Sunday, May 31, 2009
Friday, May 29, 2009
Tuesday, May 26, 2009
Sunday, May 24, 2009
Wednesday, May 20, 2009
(Post title from page 156 of February 2009 Artforum article A Hidden Reserve by Achim Hochdörfer)
Tuesday, May 19, 2009
I am almost 46 years old and I am making the first abstract paintings of my life.
SOUND EFFECT: (aaaaannk)
As I glance at the two dozen small paintings on my studio wall I think, "Well. . . they are almost abstract." That is to say, I still see stuff in them. In fact, the paintings are positively percolating with stuff. Which makes me wonder, "If I see stuff congealing, is it still abstract?"
Hmm. What is it that I'm doing? Why am I doing it? And why haven't I stopped?
My previous post, which was simply a cut'n'paste of a Sharon Butler blog entry, has got me thinking. Sharon's words come serendipitously connected to a time that I have two dozen small paintings hanging on my studio wall. Two dozen intimate moments of alienation and authenticity. And it is not just me. Mary Addison Hackett recently posted her own set of questions in response to Madame Butler's posting as follows:
-What defines a conceptual practice?
-What does it mean to be accessible?
-How do you define current discourse without being exclusive?
-What do you think the status of painting is today?
All this trauma over oil on jute:
GORGEOUS GREEN 2008
Oil on jute
24 1/4 x 32 inches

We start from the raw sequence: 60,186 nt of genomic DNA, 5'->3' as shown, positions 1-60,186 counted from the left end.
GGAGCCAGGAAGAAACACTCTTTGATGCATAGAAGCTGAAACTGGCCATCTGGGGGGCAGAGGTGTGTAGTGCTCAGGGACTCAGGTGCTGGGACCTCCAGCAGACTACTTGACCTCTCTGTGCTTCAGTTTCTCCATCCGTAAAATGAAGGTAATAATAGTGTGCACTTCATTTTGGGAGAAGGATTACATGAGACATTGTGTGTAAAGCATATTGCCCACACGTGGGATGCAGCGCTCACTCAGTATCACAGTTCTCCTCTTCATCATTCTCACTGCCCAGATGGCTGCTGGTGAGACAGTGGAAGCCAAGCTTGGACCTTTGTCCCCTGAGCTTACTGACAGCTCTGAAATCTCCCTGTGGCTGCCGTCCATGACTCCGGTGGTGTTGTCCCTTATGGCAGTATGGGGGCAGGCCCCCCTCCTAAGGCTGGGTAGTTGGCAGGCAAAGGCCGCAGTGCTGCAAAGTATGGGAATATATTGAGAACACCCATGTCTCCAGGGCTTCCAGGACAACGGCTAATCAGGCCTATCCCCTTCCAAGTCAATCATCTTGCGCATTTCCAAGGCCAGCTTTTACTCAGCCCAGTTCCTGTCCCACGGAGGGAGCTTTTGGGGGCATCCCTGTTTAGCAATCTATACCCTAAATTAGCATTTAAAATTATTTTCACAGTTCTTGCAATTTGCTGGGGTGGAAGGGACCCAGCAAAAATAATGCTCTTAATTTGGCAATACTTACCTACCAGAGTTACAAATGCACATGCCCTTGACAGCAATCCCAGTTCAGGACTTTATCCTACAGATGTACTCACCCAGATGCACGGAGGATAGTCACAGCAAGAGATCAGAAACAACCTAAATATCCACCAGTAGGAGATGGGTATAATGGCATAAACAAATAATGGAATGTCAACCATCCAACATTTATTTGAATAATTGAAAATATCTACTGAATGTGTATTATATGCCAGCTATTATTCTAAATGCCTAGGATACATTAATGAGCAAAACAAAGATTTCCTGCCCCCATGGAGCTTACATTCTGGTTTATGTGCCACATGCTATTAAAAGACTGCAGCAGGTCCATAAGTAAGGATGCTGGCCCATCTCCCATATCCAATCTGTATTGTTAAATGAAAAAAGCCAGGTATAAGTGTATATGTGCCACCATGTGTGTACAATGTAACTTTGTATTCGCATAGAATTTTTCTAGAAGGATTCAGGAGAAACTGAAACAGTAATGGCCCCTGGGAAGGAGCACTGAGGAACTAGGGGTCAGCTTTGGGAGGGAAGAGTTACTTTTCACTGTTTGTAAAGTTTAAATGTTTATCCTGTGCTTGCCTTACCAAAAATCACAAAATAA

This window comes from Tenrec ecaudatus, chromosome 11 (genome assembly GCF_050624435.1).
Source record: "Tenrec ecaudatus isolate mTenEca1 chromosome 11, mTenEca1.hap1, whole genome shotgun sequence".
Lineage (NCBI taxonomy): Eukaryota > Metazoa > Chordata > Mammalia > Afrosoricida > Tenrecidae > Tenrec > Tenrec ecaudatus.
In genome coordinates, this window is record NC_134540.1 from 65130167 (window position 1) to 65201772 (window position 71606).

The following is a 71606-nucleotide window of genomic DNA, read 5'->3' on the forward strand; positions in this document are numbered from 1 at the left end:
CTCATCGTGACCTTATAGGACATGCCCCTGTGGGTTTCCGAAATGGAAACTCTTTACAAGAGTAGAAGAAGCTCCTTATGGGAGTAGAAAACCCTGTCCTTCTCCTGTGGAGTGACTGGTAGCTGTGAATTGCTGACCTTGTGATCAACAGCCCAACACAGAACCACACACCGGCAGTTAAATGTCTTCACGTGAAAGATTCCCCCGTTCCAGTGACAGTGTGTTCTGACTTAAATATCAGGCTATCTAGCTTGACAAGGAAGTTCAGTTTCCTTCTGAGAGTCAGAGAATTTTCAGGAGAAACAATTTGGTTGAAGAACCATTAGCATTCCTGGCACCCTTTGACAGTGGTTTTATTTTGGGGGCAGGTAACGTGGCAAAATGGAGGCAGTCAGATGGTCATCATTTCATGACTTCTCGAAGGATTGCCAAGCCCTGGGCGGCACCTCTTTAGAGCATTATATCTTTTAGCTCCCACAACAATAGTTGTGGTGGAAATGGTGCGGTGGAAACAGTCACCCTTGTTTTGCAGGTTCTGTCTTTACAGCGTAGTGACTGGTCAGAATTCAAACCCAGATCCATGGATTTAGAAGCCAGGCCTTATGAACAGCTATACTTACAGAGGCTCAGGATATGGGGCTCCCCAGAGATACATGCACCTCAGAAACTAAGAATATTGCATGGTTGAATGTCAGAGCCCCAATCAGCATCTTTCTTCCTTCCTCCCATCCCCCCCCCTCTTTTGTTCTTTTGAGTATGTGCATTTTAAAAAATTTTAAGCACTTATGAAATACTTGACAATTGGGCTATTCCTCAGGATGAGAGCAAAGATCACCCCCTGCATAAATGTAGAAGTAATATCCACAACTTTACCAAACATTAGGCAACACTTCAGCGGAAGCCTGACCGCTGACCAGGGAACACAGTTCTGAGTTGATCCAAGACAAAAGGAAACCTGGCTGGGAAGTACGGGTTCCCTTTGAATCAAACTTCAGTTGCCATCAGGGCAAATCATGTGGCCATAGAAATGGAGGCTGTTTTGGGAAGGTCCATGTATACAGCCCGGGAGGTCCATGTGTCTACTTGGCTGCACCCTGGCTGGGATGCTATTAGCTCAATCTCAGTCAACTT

I can't speak for feminists. duh. I don't even think about gender when I look at paintings. Shit, I don't look at country, era, or social economic class when I look at paintings. I still believe in something that lasts beyond me. Something that isn't a brand. Something (unfortunately) that doesn't pay the bills, isn't hip, trendy, and, get this, still not reproducible on a mass scale. Music may have loads of virtues, but paintings are one of a kind.
I like paintings that ping pong between literalism and transcendence. Achim Hochdorfer describes it well when talking about Joan Mitchell's paintings (like the one above), "each brushstroke is individualised, an element to be observed or enjoyed for its own sake. Nevertheless, each stroke joins into relation with others; syntactic connections and mental images emerge, which eventually dissolve again in the chaos of lines, impelling the eye to begin searching anew" (Artforum, February 2009 page 154).
No easy essay answers tonight. The questions outweigh the answers at this point. The whole blog post is simply to reinforce my own practice anyway.
Monday, May 18, 2009
Sunday, May 17, 2009
Louise Fishmanby Sharon L. Butler
Cheim & Read March 26 – May 2, 2009
In stark counterpoint to the New Museum’s wryly titled Younger Than Jesus show featuring artists under 33 years old, Cheim & Read is exhibiting the Abstract Expressionist paintings of seventy-year-old Louise Fishman, an artist who has been dedicated exclusively to painting for over fifty years. Critics usually address the materiality, the densely layered paint, and the overall toughness of her canvases, noting how Fishman’s non-mimetic imagery emerges through the physical act of painting. Her tenacious approach to art practice (paint, scrape down, paint, scrape down, paint…) is certainly labor-intensive in an old-fashioned way that evokes admiration for her determined endeavor. She has ignored aesthetic wanderlust, postmodern doubt, and post-postmodern theory in favor of a singularly rigorous studio practice. Unlike the work of many younger artists, Fishman’s paintings don’t hinge on clever ideas or strategic theoretical constructs. Rather, she finds meaning in the physical process of making the art itself—a disposition that lends itself to exhaustive depth rather than expansive breadth.